Mine!
It’s all mine!

Tilly woke up just as I was putting the cushions back and made sure that she claimed them by rolling all over the place and running along the dinette sideways, those poor cushions!

Our forth and final meal from the left over pork this evening. Left over stew, just about anything that I could find went into this in my cast iron pot which was left to bubble for a couple of hours. With a large jacket potato each it was very tasty. The joint may have been large, but it did us five main meals so that’s just over £1 a go. Not bad.

A photo for Frank

Earlier than advertised the Michaelmas Fair firework display started. We tried looking out of the hatch but we were too far away with too many trees in the way to see anything. Oh well, we just listened instead.

0 locks, 0.24 miles, 52.4 litres, 1 bag Glow, 1 full tank water, 1 empty wee tank, 1 clean pooh bucket, 24 copies, 1 chicken, A1 template, 1 corner reclaimed, 1 set loaded ready for Monday, 3 yellow boards, the rest still red, 2 free days hooray!

Panto Postcard 1, 2019

58 hours

On Sunday Mick helped me with all my things to Avoncliff Station.

This used to be a request stop

I had quite a lot and a quick change at Westbury Station so he decided to come with me that far to help get me onto the next train. After another change I got a taxi to Admirals Hard where I caught the Cremyll Ferry across to the Rame Peninsula. Only an eight minute crossing but just long enough for those of us sat outside to get sprayed by the waves.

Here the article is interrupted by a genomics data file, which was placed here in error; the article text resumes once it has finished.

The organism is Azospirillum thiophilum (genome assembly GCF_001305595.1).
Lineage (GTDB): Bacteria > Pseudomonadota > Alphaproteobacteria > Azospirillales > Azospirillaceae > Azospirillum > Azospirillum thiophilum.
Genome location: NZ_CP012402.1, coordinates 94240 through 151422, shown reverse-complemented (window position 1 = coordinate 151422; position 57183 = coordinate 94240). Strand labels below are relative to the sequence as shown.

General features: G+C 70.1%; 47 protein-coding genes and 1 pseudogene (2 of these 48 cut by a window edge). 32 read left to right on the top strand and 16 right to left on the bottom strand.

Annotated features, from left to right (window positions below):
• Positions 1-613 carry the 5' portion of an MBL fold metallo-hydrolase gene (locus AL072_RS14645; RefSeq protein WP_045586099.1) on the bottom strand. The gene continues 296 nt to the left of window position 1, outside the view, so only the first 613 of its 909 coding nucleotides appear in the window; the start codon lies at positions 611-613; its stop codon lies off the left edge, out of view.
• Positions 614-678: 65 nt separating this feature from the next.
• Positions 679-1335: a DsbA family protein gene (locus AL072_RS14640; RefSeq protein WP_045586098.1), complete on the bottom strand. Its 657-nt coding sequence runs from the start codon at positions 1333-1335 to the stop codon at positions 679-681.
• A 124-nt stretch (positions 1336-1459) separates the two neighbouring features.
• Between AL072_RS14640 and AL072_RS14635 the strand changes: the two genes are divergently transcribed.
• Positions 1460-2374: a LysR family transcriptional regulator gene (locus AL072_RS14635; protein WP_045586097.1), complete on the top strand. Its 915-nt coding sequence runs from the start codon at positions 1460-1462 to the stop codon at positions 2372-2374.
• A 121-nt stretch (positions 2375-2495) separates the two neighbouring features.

A woofer passenger on the Cremyll Ferry

Lou was there to pick me up, we dropped my work things off at the workshop where Ade was busy and then she gave me a lift down to the village of Kingsand. With keys to my flat I made myself comfortable, stocked up on some things to eat and drink from the shop, possibly getting ripped off and then went for an explore. This was likely to be the only time I’d get in daylight to look round.

The old border

Kingsand and Cawsand are twin villages in Cornwall, however until 1844 Kingsand was in Devon and Cawsand Cornwall. A house still marks the boundary, about 100 ft away from my flat.

Cawsand

Several small beaches link the houses together, all very characterful, smugglers hiding in the corner of your eye. Narrow roads with no parking make for a tranquil place, well until the tide comes in! It did however feel as though nobody actually lives there, it’s just for the tourists now.

My groundfloor bedroom window and the sea!

My flat was about as long as Oleanna but wider. Have to say that our bathroom layout is better designed despite being half the size. Everything was very comfortable, but the kitchen lacked a few basics that would have made cooking a touch more flavoursome.

Last bit left to prime